Nauticol Energy provides update to council; desire letter of support

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Nauticol Energy continues to look for financing and investment for its proposed methanol plant south of Grande Prairie.

Representatives from the company updated councillors during the Infrastructure and Economic Development Committee meeting Tuesday.

Rob Pockar, Chief Sustainability Officer, said the company set up a joint venture with a large commodity trading company in Singapore in late 2020 for two reasons.

“It allows us to directly market our methanol, and it gives us direct access to Asian capital,” Pockar said. “Methanol gets used as a petrochemical ingredient to make things like glue and plastics, like you see in your house and cars. That is about half the market. The other half of the market is as a clean fuel that replaces dirty fuels like coal or bunker fuel, and that is the growth part of the market.”

The entire project is estimated to cost $3 billion, with a potential for greater economic opportunities in the future.

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“By changing natural gas into methanol we dramatically increase the value of that product, which increases the economic opportunities in northwest Alberta for ourselves, for the city, and for the natural gas producers that we buy the product from,” he said.

Recently, the company decided to be a blue methanol producer, meaning it will capture CO2 and sequester it underground.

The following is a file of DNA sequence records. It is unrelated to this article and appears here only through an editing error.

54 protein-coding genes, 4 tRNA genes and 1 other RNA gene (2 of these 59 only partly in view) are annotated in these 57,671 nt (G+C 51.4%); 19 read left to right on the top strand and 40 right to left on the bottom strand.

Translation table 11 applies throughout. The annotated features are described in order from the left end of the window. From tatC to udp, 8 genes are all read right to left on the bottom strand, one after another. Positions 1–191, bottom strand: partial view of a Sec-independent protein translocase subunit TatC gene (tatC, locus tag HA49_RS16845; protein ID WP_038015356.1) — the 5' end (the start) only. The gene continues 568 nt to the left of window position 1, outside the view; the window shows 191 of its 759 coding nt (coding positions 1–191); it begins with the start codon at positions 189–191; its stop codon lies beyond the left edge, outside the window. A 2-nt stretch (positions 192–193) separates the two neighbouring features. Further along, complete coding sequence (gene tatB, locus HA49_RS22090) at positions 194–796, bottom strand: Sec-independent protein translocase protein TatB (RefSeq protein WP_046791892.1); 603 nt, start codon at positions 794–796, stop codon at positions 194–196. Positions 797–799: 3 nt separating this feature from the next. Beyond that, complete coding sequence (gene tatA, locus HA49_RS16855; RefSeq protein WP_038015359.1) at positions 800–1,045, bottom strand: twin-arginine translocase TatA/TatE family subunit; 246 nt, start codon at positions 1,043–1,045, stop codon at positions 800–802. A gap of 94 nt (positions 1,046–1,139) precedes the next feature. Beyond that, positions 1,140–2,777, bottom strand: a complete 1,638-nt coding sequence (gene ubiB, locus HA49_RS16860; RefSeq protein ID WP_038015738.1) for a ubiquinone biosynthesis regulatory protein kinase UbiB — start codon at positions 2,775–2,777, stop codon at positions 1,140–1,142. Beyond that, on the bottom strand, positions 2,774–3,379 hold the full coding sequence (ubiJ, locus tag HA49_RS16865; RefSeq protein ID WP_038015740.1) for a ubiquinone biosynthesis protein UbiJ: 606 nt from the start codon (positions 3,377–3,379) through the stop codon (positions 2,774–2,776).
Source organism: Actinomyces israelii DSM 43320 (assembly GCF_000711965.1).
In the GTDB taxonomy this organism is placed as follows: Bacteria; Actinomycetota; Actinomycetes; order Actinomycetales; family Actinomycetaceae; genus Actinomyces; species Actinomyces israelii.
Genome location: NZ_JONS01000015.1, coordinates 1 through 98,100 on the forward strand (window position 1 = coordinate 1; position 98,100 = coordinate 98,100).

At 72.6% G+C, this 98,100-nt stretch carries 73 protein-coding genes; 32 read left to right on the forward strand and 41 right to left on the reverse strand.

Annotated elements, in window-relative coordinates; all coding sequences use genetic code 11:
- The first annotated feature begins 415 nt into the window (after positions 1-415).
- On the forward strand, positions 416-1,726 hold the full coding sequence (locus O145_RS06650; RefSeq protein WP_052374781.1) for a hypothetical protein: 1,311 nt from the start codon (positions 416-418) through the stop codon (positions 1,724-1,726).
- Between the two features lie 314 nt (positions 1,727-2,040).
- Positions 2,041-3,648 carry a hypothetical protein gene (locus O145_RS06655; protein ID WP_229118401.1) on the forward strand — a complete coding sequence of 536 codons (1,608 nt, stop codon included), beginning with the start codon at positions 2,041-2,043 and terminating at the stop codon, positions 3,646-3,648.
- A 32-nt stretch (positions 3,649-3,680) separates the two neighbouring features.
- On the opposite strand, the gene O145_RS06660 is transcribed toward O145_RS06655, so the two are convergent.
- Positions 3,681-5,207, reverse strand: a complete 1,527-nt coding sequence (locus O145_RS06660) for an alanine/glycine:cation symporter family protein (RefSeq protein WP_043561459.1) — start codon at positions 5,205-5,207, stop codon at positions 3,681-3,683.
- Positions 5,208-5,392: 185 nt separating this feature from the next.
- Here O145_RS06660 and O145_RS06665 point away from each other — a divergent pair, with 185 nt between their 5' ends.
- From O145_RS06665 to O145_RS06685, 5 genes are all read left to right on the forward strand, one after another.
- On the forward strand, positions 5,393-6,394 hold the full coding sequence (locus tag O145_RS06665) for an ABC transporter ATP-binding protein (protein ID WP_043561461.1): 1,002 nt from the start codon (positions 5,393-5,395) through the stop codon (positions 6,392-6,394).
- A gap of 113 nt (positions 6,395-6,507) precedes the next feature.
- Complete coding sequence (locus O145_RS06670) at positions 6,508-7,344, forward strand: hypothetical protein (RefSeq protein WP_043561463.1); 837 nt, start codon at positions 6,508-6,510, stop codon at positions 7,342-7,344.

“All through the planning of this project, we had focused on minimizing the environmental impact and maximizing the local benefit,” Pockar said.“The project as designed in 2020 would have the lowest greenhouse gas emissions of any methanol project in the world. But we didn’t stop there.”

The company has more detailed engineering to do but feel confident enough to announce the strategy.

“We will aim to be a net-zero producer, but our goal is when we start this plant, we will have the lowest greenhouse gas emissions by a mile,” Pockar said. “We were already the lowest, but we plan on reducing those emissions by another 80 per cent.”

Previously, Grande Prairie city council was asked for a letter in support of the project but requested more information.

Pockar and Terri Ellen Sudnik, VP of External Relations, explained the need for the letter.

“Right now, a letter stating we are in the public interest is valuable for us in terms of our capital-raising ability” Pockar said. “It is important we go to international markets and be able to demonstrate that we have the support of the local communities. For an investor, that reduces the risk they worry about.”

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Bill Sommerville, VP Project Execution, also provided an update to council, stating the next two phases of the project will take nearly two years to complete.

There are a total of four phases to the project: Assess, DBM (Design Basis Memorandum), FEED (Front End Engineering and Design), and Execute.

“If I put that into the perspective of you building a new house, the DBM would be the size of my house, how many square feet, more or less what the neighbourhood is, and I am going to have a high-level cost,” Sommerville said. “Then I decide to do that. I’ve got the money, and I (will) design the house and make sure I get all the details around carpet, flooring, paint and all that sort of stuff. Then I can refine and better understand how much that house (will) cost and how long it is going to take to build.

“Once I’ve got all that stuff, I go to the bank, and I get the money, and I build the house. So, from the standpoint of how long it is going to take, with DBM and FEED, we are estimating it should take approximately 21-22 months to do those two phases.”

The project will see an estimated 5,000 construction jobs in both Grande Prairie and Edmonton, where pre-fabrication work will take place, and employing more than 200 people to operate the site when completed.

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